How Life Sciences Organizations Can "WIP It Good" (Part 2)

Sudy Bharadwaj

In a previous blog, I mentioned work-in-process (WIP) inventory. One question I hear: Why WIP? Why not raw materials inventory? Why not finished goods inventory?

Depending on factors such as your business model, the products you manufacture, how much of your supply chain is outsourced, and many other issues, improving WIP can be one component of improving your overall value proposition, but not the only one. To substantiate how organizations are using WIP, we studied the public financials of 12 life sciences organizations and observed the following:

  • Nine out of 12 use WIP as the largest component of their inventory.
  • Of the 12 organizations, WIP accounts for 44% of overall inventory (see the left-hand pie chart below).
  • Of the nine organizations where WIP is the largest component, 50% of overall inventory is WIP (see the right-hand pie chart below).
Life Sciences Organizations Can WIP It Good

Figure: Nine out of 12 large life science organizations have 50% of their inventory tied up in WIP

Certainly, there are other challenges with inventory methods for organizations to tackle; we’ll discuss those strategies at another time and remain focused on issues related to WIP here.

A root cause

These observations give us the high-level financial issues around WIP, but not a root cause. Each stage of the pharmaceutical supply chain (e.g., active pharmaceutical ingredients, drug product, finished goods, market) may involve numerous locations and external entities, such as contract manufacturing organizations, third-party suppliers, third- or fourth-party logistics, or sub-contractors.

Based on requirements such as regulatory, customer fill-rates, and revenue, in WIP, keeping the stages above full with inventory is the number one priority, while working capital (such as inventory) may be sacrificed. As a result, these organizations (e.g., planners, buyers, etc.) may have full or overflowing buffers (locations where inventory in any stage is maintained).

The impact

The result can be higher-than-necessary inventories across the entire ecosystem. In cases where the brand owns the inventory, working capital can be affected. In situations where a third party (e.g., supplier, contract manufacturer, etc.) owns the inventory, the excess costs may be passed on to the brand owner as higher costs (e.g., cost of goods sold, fees, etc.).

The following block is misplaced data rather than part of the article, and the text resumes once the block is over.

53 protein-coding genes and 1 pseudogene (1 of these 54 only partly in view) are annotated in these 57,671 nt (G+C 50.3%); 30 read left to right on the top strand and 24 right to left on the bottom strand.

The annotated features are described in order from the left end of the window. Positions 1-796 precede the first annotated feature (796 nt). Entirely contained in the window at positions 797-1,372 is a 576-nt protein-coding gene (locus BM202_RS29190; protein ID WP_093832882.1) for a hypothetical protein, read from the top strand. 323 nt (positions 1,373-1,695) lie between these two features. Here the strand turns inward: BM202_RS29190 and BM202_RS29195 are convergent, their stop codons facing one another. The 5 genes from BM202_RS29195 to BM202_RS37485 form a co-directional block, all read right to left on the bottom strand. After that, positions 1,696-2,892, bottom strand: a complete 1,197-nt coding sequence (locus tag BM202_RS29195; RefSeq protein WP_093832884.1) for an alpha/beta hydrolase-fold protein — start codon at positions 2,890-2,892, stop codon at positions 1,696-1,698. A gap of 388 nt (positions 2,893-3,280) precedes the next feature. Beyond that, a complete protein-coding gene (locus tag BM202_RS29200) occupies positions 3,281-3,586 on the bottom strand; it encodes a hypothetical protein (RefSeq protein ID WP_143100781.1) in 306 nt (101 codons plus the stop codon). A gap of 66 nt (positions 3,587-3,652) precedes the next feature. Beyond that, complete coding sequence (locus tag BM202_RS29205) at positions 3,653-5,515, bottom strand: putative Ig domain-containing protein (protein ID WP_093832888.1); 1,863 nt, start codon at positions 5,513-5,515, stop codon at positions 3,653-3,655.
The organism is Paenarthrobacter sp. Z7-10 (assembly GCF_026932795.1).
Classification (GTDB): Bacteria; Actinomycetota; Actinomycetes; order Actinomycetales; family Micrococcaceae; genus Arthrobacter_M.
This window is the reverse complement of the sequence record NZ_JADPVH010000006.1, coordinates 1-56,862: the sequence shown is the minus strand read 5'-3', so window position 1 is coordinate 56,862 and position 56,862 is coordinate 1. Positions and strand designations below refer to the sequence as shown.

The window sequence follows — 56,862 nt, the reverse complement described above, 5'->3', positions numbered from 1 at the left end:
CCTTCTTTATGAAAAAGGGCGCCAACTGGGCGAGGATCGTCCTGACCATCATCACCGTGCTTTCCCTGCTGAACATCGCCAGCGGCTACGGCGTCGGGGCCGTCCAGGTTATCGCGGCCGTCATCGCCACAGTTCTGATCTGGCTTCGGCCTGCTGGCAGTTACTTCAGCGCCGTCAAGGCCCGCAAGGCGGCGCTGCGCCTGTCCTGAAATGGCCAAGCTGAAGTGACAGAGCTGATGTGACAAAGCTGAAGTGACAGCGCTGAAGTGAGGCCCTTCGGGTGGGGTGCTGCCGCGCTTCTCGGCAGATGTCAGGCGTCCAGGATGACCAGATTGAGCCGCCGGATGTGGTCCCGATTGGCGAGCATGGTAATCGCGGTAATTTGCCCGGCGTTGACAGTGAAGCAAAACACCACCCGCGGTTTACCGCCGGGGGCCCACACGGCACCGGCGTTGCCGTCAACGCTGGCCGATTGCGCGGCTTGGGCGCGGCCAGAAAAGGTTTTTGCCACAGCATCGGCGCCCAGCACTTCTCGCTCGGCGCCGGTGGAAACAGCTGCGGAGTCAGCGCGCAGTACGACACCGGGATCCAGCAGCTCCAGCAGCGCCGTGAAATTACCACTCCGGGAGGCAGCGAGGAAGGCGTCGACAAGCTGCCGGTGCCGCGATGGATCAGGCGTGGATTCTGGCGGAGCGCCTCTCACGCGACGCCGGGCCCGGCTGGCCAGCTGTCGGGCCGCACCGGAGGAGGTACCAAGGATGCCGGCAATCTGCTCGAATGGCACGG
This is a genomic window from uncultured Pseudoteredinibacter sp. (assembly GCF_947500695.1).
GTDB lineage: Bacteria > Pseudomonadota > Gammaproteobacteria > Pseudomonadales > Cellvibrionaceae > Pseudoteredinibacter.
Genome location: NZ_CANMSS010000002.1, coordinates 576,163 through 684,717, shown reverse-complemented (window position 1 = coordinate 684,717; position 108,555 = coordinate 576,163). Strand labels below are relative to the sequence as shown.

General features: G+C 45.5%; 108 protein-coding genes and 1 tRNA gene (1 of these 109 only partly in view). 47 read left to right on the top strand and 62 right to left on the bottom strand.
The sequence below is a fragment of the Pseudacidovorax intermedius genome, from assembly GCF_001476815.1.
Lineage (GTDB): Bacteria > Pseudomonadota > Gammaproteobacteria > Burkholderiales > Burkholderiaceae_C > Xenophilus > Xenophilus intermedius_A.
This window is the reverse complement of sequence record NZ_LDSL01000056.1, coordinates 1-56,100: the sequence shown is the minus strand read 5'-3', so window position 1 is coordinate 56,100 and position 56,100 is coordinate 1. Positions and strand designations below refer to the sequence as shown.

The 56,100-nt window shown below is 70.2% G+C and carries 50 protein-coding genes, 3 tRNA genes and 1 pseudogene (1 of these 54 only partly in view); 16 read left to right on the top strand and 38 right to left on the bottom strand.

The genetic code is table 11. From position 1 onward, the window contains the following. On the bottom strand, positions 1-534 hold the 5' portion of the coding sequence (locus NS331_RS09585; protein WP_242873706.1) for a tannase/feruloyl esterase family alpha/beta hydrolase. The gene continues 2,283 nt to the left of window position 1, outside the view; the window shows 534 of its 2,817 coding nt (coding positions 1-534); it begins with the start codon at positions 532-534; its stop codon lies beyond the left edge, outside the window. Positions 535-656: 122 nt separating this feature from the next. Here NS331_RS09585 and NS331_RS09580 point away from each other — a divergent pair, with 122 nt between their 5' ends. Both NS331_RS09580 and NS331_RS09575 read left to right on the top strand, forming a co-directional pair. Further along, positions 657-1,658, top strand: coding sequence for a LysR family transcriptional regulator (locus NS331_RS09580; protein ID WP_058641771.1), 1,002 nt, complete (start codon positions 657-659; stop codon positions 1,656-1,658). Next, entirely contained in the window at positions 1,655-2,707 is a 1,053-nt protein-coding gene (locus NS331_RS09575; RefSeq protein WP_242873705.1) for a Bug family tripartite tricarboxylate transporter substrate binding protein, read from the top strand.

While inventory and cost of goods sold can be two primary impacts, other financial effects can ripple throughout this ecosystem:

  • Higher excess and obsolete inventory
  • Customer delays
  • Poor productivity or additional staffing
  • Suboptimal IT costs

How can we fix this?

One way to fix this is to increase visibility of all materials throughout the entire ecosystem. Integrate better (more data and more often) with the planning system (demand, operations, production, material, etc.).

Another way is to improve the communication interval. Is monthly enough? Make it weekly. Is weekly enough? Try daily. Once a competency of collaboration is established and material flow is well understood, start to work with the ecosystem on improving capacity utilization and other drivers of value.

The conversation with suppliers

Fixing issues such as these requires open, clear, and partner-oriented discussions with suppliers. In most cases, the best posture is to approach suppliers with your objectives in a collaborative manner and solicit their input on how the entire ecosystem can benefit.

Find out “What Life Science Companies Can Learn From Consumer Products.”


Sudy Bharadwaj

About Sudy Bharadwaj

Sudy Bharadwaj has over 25 years experience in helping businesses transform operations in a variety of areas and industries. Sudy's current focus for SAP is helping organizations transform direct spend leveraging supply chain and sourcing competencies.